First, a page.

27 January, 2011


Today I completed the current rewrite of a novel called The Spider’s Tale. This took about six months. The original version of the novel was written in the mid-eighties and took about six years. By the time I reached the last page I was completely done with it and did not have the energy or inspiration to undertake the formidable task of wrestling it down into something accessible and manageable. I let it go.

Twenty years later I started thinking about it again, and on a whim, I picked up the old typewritten copy and started entering it into a Word document, shortening the sentences when necessary, throwing out whole sections that didn’t work, and creating new ones that did. The experience was stunning. It was like meeting myself as a stranger for the first time, and feeling a strong, curious attraction. I couldn’t put it down. I worked on it every day during my lunch breaks at work, and I thought about it compulsively as I walked to work every morning from the bus stop.

This has been a remarkable experience but also an entirely private one. For awhile I was posting the unfolding chapters on the blog, but I couldn’t keep up on myself, and I would often go back and make changes to the chapters I had already posted. So I stopped posting, and now I have removed all the archives from the blog.

Do we write entirely for ourselves, or are we supposed to share our work with others? Frankly, when I see how hard it is to get anyone to read your blog, let alone to attract the attention of the “publishing industry” I begin to think that the desire to be read is merely the selfish desire for attention, and nothing else. But is that really true? The work wells up in me like a spring of cold pure water. It is quickly contaminated by the ego who wants to use it to call attention, to garner me some gratifying positive feedback. But I am convinced that the initial impulse is pure. The question is, for what?

Here’s my intention. I am going to make one more pass through the work I have created, to shorten, tighten, and “pith it up” as best as I can. I anticipate this will take about one to two months. Then I’m going to take it down to Kinkos and get 2-3 copies nicely bound to make it look and feel like a book. These I will offer on loan to anyone who wants to read them, on the agreement that if you lose or destroy your copy you will promise to reimburse me the money to print a new one (probably $10-20).

I guess I should tell you a little what the book is about.

The setting is the Sacramento-San Joaquin River Delta of California’s Central Valley. There are many large, cultivated islands, but in between, the natural untamed watercourse of the river has created numerous small “wild” islands, constantly changing by the whim of the tides and the instability of the man-made levees. During the 1970’s refugees from the collapse of the flower-child movement escaped to this wild islands to live lives outside the confines of society, surviving primitively for awhile without the amenities of electricity or running water. I knew some of these people. It really did happen, although the phenomenon is considerably exaggerated in the book.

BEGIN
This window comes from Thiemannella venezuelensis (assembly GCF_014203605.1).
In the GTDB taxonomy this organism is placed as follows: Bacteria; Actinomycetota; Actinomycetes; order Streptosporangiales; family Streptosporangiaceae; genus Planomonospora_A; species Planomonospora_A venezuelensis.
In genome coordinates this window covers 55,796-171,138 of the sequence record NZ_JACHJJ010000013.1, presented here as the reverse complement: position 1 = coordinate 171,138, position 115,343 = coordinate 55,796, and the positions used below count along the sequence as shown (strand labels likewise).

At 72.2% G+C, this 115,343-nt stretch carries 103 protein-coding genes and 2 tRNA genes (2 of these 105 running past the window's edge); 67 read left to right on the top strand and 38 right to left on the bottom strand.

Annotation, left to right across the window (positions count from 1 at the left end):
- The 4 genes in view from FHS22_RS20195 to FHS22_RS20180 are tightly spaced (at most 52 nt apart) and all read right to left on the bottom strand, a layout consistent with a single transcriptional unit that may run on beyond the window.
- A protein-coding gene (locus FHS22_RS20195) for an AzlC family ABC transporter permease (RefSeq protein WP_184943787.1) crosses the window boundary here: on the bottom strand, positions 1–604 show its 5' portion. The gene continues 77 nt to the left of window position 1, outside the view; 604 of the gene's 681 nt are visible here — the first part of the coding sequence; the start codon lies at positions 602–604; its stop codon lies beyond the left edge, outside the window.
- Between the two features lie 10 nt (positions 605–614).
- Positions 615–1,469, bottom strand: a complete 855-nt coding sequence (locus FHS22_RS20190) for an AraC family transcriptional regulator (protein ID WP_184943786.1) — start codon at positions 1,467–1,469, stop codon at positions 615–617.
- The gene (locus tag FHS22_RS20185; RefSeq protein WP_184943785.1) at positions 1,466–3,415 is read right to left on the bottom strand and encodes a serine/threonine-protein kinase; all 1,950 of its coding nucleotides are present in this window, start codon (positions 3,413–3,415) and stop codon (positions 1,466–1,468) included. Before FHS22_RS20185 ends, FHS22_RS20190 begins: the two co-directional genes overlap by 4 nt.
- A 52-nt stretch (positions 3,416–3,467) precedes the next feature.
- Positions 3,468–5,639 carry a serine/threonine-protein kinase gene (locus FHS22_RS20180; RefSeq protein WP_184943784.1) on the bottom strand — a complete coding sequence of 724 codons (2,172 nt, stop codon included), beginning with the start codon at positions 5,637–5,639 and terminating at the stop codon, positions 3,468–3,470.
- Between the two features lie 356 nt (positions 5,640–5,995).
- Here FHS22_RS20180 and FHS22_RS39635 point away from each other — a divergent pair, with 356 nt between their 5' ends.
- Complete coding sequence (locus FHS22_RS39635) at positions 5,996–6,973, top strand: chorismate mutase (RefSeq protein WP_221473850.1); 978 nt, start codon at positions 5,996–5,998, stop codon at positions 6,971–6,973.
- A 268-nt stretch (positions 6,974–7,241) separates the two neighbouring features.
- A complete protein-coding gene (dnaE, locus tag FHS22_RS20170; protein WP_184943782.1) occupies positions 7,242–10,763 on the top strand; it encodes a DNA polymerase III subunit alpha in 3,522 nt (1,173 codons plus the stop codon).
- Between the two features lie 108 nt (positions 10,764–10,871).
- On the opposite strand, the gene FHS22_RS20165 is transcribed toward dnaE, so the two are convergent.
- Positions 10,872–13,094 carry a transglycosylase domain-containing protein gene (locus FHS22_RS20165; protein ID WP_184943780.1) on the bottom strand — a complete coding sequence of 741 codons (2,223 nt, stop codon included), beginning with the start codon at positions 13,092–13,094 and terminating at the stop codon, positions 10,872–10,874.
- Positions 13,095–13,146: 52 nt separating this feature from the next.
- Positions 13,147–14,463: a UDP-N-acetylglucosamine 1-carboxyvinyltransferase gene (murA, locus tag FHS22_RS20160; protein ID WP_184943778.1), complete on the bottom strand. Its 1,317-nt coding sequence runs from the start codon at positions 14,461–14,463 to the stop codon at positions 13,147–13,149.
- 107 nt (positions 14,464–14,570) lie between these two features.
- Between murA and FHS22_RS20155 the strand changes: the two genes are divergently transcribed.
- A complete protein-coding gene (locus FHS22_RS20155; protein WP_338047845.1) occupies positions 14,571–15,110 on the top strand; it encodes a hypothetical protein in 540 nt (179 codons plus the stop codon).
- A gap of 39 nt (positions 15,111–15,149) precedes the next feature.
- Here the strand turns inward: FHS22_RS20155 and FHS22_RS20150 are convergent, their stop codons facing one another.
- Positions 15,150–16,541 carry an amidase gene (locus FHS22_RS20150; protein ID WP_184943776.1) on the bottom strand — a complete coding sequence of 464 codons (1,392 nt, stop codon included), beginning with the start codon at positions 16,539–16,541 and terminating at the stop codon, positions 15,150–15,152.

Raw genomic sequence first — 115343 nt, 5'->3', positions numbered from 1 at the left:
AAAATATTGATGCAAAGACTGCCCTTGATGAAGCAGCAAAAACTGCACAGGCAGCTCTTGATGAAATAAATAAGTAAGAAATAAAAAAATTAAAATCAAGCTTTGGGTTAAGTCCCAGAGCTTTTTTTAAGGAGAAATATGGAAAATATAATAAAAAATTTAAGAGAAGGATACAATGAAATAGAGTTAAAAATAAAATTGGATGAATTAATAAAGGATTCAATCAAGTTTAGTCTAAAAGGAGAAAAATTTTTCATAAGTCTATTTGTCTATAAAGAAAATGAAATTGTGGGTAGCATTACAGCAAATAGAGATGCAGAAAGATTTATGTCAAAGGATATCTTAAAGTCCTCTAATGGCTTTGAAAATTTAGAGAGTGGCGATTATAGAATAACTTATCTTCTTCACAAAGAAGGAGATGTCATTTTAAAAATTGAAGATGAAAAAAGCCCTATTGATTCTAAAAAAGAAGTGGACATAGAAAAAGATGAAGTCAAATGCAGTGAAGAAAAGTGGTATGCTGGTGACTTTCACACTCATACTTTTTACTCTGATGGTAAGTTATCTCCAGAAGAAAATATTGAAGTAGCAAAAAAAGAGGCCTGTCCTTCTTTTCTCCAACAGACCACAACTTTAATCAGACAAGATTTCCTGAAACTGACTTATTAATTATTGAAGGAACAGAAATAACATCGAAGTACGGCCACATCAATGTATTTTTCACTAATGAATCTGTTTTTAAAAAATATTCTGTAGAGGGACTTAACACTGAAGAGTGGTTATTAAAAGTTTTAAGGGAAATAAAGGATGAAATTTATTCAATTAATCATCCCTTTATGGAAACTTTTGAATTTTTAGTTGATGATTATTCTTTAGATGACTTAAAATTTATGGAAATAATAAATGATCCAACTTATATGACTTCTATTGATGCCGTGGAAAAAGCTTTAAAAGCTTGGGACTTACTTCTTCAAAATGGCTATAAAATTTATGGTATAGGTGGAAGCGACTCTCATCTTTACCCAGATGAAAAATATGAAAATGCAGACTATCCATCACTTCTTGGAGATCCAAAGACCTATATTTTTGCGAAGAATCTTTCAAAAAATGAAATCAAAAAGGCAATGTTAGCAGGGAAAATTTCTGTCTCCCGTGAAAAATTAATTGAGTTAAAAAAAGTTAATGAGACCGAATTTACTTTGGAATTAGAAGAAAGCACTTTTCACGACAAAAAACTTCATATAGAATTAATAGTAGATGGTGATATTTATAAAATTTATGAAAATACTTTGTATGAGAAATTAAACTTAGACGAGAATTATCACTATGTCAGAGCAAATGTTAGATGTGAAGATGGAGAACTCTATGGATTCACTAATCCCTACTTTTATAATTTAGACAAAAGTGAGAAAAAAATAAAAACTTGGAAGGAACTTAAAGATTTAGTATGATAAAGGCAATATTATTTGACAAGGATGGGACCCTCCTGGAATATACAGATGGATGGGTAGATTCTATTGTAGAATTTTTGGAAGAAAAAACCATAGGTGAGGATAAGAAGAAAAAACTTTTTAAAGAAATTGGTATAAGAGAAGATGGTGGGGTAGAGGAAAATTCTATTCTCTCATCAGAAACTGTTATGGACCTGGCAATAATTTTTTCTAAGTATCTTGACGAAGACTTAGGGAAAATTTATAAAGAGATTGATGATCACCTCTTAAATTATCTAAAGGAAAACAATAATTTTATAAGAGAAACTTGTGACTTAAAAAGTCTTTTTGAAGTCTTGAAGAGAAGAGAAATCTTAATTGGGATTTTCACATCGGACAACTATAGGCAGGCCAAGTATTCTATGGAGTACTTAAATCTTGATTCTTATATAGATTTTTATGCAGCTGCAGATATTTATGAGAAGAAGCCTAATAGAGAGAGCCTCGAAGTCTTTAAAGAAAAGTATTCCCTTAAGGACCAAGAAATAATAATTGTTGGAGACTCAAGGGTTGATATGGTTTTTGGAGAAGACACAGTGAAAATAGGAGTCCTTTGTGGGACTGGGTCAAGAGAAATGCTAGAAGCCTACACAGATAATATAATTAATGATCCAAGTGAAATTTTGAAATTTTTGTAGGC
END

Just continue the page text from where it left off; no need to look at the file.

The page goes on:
My protagonist, Hunter Brown, is an amnesiac who can only remember the present, not the past. He works a routine job at the paper mill and practices Zen meditation in the evenings. At first it might appear his amnesia is intentional, brought on by his spiritual practice, but as the story unfolds we see that it is much more complicated. The plot line follows Hunter’s immersion into the wilderness of the Delta and how it restores his relationship with the flow of time. The title of the book is from an African folk tale of Anansi the Spider, and how he wrestles the stories down from the Sky Kingdom:

Before that there were no stories on the earth. Nyame, the Sky God, hoarded them beneath his throne, and the earth creatures walked around in a kind of memory haze, no two events ever connecting, one with the other.

Posting a blog on the internet is such a weird thing. It could be likened to opening up your handwritten journal to a certain page and then leaving it on a bench at the Greyhound Bus Station, hoping that someone might pick it up and read it.

I release all expectations from this action. I will just post this and see what happens. When the book is ready for printing I will announce it via Facebook (If Facebook is still the relevant vehicle by then).

In the meantime, whoever reads this, I hope your life is deep and fruitful. These times are strange indeed.